Sunday, June 29, 2014

Nail Guns 101: Or `That's Not A Toy Gun'

Serious remodeling, circa 1997 in Prineville. That's me, on the right of course.
Remodeling is a way of life in the Sabo house. Since roughly 1997 in Prineville, Ore., through houses literally coast to coast, the sweet sounds of a Skil saw, Milwaukee sawzall, Makita compound miter saw, finish nail guns, jigsaws, drills and assorted other power tools have been the norm for our family. We've tackled an addition that more than doubled the size of our house in Prineville. We basically built a 4,000-square-foot house in Corvallis, Ore., in a project that was supposed to be a "remodel" but ended up being virtually "new construction." We've manufactured bookcases and entertainment centers, remodeled kitchens and bathrooms, painted, repainted, trimmed out, sanded, spackled, torn down, built up and everything in between.

Somehow, miraculously, no one has suffered serious injury. We've had close calls; I remember being grabbed by my dad on a scaffolding after I started falling from two stories up while putting in a window at our Prineville house. That would've hurt. I popped my shoulder out a time or two, or maybe three or four, while working on our Corvallis house. That did hurt. Every time. I'm notorious for suffering cuts and scrapes on the smallest of projects; I pretty much donate blood anytime a power tool or hammer is involved. Some of us have stepped on rusty nails or screws, or mistook a thumb for a nail, or had a misfire on a nail gun. On our latest project a person very dear to me handling a cordless drill had an unfortunate catastrophe with it during a cabinet installation that resulted in a gash in my hand. That was a bloody mess. There's been other incidents, such as the time a huge burn pile of construction debris was lit on fire and that turned out to be just a little bit too close to our house. The Corvallis Fire Department showed up for that one. But our brand new house didn't go up in flames and that's all that mattered. It gave the neighbors something to talk about, that's for sure.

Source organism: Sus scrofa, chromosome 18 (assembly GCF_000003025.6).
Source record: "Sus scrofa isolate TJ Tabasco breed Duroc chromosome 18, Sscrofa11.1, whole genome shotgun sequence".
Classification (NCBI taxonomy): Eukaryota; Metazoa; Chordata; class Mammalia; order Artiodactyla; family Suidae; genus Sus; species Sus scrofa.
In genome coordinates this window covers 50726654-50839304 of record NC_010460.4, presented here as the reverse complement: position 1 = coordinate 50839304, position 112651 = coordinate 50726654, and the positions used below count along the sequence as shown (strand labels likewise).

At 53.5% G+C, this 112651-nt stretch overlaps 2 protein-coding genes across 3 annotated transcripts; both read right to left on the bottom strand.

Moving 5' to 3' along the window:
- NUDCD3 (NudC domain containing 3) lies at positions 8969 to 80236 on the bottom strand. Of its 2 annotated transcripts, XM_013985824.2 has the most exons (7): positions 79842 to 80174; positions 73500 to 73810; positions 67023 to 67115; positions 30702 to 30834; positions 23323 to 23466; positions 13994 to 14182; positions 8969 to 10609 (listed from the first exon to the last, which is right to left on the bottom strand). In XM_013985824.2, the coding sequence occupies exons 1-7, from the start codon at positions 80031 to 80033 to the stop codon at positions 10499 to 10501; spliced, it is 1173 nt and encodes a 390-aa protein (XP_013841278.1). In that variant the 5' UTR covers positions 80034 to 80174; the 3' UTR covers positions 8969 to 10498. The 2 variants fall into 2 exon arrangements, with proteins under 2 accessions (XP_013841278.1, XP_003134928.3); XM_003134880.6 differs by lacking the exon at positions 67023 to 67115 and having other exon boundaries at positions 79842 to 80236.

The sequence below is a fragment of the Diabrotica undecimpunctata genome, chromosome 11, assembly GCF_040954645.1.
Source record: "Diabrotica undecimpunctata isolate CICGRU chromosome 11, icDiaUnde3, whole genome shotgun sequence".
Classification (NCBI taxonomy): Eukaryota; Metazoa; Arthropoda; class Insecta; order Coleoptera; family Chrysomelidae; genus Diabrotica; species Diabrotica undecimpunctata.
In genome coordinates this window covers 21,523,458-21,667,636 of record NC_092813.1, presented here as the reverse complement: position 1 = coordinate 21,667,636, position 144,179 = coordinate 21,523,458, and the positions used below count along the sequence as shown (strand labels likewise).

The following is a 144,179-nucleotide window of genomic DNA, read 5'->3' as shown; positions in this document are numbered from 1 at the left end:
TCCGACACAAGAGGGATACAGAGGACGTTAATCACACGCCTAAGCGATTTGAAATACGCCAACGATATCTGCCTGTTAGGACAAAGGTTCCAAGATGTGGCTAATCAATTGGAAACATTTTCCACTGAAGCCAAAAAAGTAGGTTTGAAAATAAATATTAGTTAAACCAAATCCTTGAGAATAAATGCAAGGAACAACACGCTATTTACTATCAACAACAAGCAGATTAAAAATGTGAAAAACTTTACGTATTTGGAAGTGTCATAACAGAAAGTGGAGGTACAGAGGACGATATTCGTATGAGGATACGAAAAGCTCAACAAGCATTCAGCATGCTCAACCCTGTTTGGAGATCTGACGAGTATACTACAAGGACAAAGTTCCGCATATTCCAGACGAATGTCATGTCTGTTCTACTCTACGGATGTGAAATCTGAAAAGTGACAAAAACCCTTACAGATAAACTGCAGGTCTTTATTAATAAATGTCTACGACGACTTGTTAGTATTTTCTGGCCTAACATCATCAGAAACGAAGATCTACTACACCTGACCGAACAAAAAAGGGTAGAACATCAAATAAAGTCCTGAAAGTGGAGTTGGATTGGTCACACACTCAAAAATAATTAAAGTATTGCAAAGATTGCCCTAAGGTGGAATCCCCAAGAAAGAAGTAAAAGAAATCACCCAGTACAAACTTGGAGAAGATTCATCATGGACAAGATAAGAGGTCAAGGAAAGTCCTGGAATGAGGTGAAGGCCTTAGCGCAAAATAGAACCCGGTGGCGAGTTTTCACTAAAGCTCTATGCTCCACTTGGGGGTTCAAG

It's actually a pretty good track record of safety when you think about it. With all these kids running around and power tools everywhere and we all have all our digits and limbs ... God is good to us. That's not to say there haven't been close calls with the power tools. I was reminded of this tonight when I was using a finish nail gun on some toe kicks and quarter-round trim I was working on in our new kitchen we're finishing up. I was on the floor working and put the nail gun down to take a measurement and when I turned around Seth was eyeballing the tool and reaching for it. Like he was apprenticing or something and was going to lend me his expertise. I managed to remedy that situation right quick and got the nail gun out of harm's way. There's some built-in safety features on that nail gun and he really couldn't have done any damage but sheesh these kids are quick these days. It was also a good "Parenting 101" reminder for me that every parent surely has heard: Don't leave the locked and loaded nail gun on the floor.

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